The following drugs are approved to treat the disease: interferon beta-1a (30 mcg administered intramuscularly weekly); interferon beta-1a (44 mcg administered subcutaneously [SC] 3 times per week); interferon beta-1b (250 mcg administered SC daily); glatiramer acetate (20 mg administered SC daily); natalizumab (300 mg administered intravenously monthly); and fingolimod (0.5 mg administered orally daily). The above-mentioned drugs are also approved as an auto-injection, according to Dr. Kantor. He said mitoxantrone is also FDA-approved, but the drug is not often used and has been associated with heart problems.
Dr. Kantor also discussed MS drugs that could soon gain FDA approval: BG-12, laquinimod, and teriflunomide, which are administered orally, and alemtuzumab, which is administered intravenously. In 2 phase 3 trials, patients taking BG-12 twice daily or 3 times daily had significant decreases in annualized relapse rates compared with placebo, and there were significant increases in the proportion of relapse-free patients. The incidence of serious infections was similar across the treatment groups, and there was no evidence of increased malignancy with BG-12.
Two phase 3 trials found patients taking alemtuzumab had significantly lower annualized relapse rates compared with interferon beta-1a administered SC. The drugs had similar serious adverse events (18.4% in alemtuzumab vs 14.4% in SC interferon beta-1a). Of the patients taking alemtuzumab, 99% had infusion reactions, but none were life-threatening or fatal. The reactions included headache, rash, nausea, hives, fever, itching, insomnia, and fatigue.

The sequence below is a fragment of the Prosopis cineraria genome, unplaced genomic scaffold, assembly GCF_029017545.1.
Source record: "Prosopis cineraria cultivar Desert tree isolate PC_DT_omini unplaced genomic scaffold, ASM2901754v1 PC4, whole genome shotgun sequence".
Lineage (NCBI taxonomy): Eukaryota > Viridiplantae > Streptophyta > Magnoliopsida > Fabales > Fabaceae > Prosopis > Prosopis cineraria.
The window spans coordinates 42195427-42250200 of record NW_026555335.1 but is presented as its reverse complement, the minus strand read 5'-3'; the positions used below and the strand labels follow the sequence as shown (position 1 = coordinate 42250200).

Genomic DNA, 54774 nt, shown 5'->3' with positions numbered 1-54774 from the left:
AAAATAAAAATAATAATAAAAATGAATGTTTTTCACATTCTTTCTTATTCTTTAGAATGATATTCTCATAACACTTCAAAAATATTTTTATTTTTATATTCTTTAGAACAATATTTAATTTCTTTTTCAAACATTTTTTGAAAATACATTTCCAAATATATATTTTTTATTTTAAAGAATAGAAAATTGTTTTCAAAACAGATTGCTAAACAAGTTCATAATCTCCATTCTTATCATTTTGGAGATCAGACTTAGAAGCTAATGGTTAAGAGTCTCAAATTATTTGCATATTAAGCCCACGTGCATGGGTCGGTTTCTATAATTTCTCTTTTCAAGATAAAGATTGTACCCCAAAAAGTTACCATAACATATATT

A pair of phase 3 trials also found laquinimod had a significantly lower annualized relapse rate compared with placebo as well as a significant decrease in 3-month and 6-month Expanded Disability Status Scale progression. Of the patients in the laquinimod group, 22.2% experienced serious adverse events compared with 16.2% in the placebo group.
Another phase 3 trial examined 1080 patients with relapsing-remitting MS or secondary progressive MS. The groups that took 7-mg or 14-mg daily doses of teriflunomide had significantly lower annualized relapse rates and fewer combined unique active lesions compared with the placebo group. Side effects associated with teriflunomide included nasopharyngitis, alopecia, nausea, and diarrhea.
Specialty Pharmacy Overview
Atheer A. Kaddis, PharmD, vice president of managed markets at Diplomat Specialty Pharmacy, concluded the session with an overview of specialty pharmacy. He said in 2011 there was >$100 billion in specialty pharmacy drug spending, with most coming under the medical benefit, although more could come under the pharmacy benefit in the future.
According to Dr. Kaddis, the amount of money health plans spent on traditional drugs in the past 5 years has remained consistent, and even declined in some cases, whereas specialty pharmacy spending has increased 15% to 25% in the same time period. Specialty drugs represent 25% of spending today, but Dr. Kaddis estimated they would represent 40% in 2015 and 50% in 2020.
Dr. Kaddis said managed care pharmacy would play an increasing role in MS in the coming years, particularly with more oral therapies expected to gain FDA approval. He cited a 2009 study that found the average cost of an MS relapse was $4682.
Some strategies Dr. Kaddis suggested for managing MS included screening for depression since it is a comorbidity of MS and can be exacerbated by some therapies; collaborating on case management programs; and providing the pharmacy and therapeutics committee with support on MS therapies and recommendations on utilization management.